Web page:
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Parks Budget Process

The City of Portland develops an annual budget. That means, every year, every bureau works with their Commissioner’s Office to develop a Requested Budget that is submitted to the City Budget Office and the Mayor.
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General Budget Process Overview

Once the Mayor develops his Proposed Budget for the entire City of Portland and works with City Council, all bureaus, and the community to finalize the budget, City Council formally adopts the budget in June.

Portland Parks & Recreation begins its budget process in October, eight months before the budget is adopted. The Parks budget process goes from October through February when we submit our Requested Budget to the City Budget Office. Then, a process led by City Council begins.  

Parks uses several points of information to develop our Requested Budget. These include:

  • Mayoral guidance
  • Commissioner input
  • Staff input from managers, technicians, line, and program staff
  • Budget Advisory Committee – Representatives from the Portland Parks Board and invited PP&R labor representatives, community members, and representatives from culturally specific community-based organizations.

FY 2021-22 Budget Process

See PP&R’s FY 2021-22 Requested Budget and PP&R's FY 2021-22 Fall BMP Request on the City Budget Office website.

FY 2020-21 Budget Process

Supplemental Budget
City Council unanimously approved an FY 2020-21 Supplemental Budget Ordinance and Interfund Loan Ordinance to allow PP&R to access Parks Local Option Levy funds early to provide summer 2021 programming to the community. See the 
budget amendment ordinance documents on the City Auditor's website.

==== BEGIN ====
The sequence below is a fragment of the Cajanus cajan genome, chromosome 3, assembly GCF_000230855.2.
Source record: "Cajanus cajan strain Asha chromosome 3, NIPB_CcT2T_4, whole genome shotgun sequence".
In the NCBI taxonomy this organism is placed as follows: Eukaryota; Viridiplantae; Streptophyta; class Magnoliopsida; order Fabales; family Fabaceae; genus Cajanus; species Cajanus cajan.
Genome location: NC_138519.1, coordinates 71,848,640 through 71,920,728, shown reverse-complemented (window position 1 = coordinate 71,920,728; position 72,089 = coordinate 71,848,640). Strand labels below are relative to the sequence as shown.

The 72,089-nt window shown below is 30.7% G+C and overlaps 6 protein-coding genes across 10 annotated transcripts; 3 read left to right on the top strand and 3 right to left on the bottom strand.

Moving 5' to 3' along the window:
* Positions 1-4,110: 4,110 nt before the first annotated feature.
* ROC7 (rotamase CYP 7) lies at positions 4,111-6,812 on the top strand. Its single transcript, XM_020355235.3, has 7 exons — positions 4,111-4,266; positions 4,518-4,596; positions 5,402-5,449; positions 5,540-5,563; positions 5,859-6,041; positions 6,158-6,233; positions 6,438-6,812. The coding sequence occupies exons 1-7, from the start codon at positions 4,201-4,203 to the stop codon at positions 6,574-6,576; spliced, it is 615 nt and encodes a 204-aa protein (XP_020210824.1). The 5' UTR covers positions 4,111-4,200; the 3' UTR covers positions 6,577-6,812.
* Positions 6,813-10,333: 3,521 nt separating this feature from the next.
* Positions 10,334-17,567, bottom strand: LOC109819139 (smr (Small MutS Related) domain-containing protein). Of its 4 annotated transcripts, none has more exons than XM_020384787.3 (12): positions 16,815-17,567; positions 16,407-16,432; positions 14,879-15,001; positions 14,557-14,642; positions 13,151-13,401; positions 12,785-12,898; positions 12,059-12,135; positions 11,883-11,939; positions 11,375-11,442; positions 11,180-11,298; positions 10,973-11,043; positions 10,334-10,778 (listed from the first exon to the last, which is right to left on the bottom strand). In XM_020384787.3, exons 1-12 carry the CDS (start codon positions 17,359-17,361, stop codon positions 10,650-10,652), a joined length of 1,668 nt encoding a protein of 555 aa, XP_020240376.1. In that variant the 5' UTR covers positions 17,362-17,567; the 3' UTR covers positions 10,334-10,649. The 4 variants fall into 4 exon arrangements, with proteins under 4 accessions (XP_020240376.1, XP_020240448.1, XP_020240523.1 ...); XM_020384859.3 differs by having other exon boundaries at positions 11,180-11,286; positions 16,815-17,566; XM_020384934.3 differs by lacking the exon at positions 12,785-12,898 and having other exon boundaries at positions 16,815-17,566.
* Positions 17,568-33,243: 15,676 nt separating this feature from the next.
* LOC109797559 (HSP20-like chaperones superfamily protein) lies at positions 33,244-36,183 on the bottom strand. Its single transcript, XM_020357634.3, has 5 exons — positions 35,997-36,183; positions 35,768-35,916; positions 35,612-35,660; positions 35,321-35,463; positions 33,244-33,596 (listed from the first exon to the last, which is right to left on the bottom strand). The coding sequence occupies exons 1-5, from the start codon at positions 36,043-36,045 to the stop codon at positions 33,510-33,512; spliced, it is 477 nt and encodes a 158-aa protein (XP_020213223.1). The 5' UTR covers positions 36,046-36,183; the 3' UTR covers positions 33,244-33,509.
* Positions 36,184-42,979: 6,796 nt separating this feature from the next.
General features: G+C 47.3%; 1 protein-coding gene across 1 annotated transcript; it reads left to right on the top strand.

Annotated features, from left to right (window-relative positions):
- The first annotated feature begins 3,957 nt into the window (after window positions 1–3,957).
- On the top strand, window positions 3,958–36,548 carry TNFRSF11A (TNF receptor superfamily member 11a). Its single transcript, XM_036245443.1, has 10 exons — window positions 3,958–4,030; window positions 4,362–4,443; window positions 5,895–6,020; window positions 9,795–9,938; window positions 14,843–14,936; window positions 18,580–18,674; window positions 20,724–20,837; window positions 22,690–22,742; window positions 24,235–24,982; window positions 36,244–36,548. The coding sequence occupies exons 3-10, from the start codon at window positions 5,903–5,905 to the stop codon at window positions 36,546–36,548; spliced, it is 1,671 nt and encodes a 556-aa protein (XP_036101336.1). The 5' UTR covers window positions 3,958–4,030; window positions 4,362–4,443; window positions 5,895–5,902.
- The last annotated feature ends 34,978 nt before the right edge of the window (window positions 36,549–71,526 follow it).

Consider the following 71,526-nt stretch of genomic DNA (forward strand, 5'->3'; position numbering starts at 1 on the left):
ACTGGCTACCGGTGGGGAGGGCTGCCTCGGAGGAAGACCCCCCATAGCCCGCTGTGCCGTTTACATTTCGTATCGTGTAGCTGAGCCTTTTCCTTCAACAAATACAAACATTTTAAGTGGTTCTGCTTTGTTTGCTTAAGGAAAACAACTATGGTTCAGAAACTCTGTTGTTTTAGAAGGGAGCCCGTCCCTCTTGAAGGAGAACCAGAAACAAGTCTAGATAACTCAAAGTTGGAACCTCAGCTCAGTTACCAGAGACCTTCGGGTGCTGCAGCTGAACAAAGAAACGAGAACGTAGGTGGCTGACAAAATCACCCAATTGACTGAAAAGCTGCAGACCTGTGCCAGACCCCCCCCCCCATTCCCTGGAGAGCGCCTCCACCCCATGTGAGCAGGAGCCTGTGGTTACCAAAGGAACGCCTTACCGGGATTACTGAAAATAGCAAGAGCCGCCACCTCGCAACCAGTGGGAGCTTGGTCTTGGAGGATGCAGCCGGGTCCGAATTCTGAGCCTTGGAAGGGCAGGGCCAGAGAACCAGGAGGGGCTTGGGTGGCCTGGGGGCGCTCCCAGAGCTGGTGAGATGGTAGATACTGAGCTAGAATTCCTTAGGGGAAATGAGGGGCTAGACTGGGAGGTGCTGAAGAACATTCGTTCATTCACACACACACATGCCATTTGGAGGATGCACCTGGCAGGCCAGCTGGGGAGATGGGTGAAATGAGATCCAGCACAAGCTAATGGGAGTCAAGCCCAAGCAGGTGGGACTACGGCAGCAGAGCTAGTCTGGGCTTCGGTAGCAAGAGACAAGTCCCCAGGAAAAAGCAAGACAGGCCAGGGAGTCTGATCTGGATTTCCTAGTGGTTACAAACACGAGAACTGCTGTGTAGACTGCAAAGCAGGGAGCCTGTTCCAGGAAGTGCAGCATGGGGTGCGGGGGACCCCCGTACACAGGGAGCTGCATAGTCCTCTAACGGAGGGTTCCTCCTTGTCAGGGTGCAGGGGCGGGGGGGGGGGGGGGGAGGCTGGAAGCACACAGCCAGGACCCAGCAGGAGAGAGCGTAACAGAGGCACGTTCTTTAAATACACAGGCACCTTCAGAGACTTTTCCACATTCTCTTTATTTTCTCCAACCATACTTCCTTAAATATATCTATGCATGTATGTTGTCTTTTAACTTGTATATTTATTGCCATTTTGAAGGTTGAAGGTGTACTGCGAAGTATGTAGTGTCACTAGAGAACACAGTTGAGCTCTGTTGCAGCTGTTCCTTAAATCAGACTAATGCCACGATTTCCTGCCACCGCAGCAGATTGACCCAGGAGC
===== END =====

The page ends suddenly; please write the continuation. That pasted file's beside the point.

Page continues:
Budget Monitoring Process (BMP)
See budget documents related to the City’s Fall Budget Monitoring Process and Spring Budget Monitoring Process.

Budget Advisory Committee (BAC)

All FY 2021-22 BAC meetings will be held virtually. Contact Melissa Arnold at 503-956-4483 or for more information.

FY 2021-22 Fall Budget Monitoring Process (BMP) Budget Advisory Committee Meetings

Meeting 1
Tuesday, August 17, 2021

Meeting 2
Thursday, September 2, 2021

FY 2021-22 Annual Submission Budget Advisory Committee Meetings

Meeting 1
Thursday, December 3, 2020

Meeting 2
Wednesday, December 16, 2020

Meeting 3
Thursday, January 26, 2021

FY 2021-22 Budget Advisory Committee Members

Fall BMP

Portland Parks & Recreation Board Members

  • Bonnie Gee Yosick
  • John Casey Mills
  • Paul Agrimis
  • Mike Elliott
  • Sabrina Wilson
  • Erin Zollenkopf

Community Members

  • Jeremy Robbins
  • Andre Middleton
  • JR Lily
  • Randy Gragg
  • Megan Van de Mark 

Labor Representatives

  • Martin Nicholson, PTE17
  • Luis Flores, PCL

Annual Submission

Portland Parks & Recreation Board Members

  • Paul Agrimis
  • Mike Elliott
  • Jenny Glass
  • Juan Piantino
  • Paddy Tillett
  • Bonnie Gee Yosick
  • Erin Zollenkopf

Community Members

  • Jeremy Robbins
  • Andre Middleton
  • Chris Rempel
  • JR Lily
  • Jenny Lee
  • Randy Gragg
  • Megan Van de Mark 
  • Octavo Maran
  • Sabrina Wilson
  • Brian Flores Garcia

Labor Representatives

  • Yoko Silk, PTE17
  • Sadie Atwell, Labors Local 483 – Recreation
  • Luis Flores, PCL


Commonly used terms appearing in the budget process for Portland Parks & Recreation